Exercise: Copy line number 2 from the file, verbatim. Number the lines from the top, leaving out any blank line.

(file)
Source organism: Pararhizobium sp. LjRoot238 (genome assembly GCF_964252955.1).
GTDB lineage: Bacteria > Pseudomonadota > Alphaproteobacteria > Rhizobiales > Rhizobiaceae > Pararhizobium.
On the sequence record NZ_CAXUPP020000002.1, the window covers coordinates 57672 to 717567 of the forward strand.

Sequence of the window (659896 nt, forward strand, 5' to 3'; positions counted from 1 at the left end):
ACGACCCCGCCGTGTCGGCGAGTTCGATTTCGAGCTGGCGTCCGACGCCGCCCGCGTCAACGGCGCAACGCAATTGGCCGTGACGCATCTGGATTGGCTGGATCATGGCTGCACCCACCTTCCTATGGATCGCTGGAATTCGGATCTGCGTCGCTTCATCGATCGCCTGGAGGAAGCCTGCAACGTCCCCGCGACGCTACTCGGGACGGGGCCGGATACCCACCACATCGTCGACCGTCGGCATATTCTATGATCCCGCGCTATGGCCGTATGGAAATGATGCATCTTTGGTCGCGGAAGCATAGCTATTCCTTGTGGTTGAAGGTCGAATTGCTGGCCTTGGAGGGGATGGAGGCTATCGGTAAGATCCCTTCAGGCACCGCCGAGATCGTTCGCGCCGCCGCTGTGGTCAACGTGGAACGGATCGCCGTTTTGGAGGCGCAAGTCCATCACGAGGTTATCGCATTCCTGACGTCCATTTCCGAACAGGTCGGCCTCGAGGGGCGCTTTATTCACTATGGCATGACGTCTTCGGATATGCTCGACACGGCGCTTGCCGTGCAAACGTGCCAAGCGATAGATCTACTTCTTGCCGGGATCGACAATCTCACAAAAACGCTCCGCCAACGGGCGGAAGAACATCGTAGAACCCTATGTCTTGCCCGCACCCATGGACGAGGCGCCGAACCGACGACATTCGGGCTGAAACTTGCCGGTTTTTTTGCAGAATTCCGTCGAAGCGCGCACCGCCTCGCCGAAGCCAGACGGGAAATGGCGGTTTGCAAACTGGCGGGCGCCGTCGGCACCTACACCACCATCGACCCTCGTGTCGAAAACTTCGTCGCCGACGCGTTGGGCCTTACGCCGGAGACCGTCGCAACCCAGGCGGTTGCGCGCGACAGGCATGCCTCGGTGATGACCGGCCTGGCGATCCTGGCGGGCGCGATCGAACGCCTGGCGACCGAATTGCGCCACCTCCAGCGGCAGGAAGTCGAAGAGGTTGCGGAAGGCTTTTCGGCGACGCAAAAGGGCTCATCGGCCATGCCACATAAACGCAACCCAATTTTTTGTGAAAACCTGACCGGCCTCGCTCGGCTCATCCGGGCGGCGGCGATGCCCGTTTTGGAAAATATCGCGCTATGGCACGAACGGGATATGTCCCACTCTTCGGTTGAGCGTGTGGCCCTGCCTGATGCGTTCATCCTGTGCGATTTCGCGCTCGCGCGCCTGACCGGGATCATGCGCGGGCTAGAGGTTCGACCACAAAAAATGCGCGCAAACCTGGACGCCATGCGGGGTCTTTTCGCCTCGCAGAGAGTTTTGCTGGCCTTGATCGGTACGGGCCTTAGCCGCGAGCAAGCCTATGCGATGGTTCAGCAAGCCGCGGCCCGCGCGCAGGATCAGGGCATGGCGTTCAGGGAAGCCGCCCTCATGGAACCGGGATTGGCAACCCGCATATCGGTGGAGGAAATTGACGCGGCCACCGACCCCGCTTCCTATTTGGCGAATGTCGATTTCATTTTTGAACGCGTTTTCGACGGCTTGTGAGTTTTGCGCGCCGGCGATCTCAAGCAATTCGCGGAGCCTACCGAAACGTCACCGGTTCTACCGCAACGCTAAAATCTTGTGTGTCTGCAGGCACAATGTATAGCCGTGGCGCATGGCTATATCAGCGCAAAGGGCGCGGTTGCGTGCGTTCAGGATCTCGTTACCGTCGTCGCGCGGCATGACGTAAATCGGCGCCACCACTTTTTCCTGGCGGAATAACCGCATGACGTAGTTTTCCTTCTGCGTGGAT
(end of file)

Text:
GTDB lineage: Bacteria > Pseudomonadota > Alphaproteobacteria > Rhizobiales > Rhizobiaceae > Pararhizobium.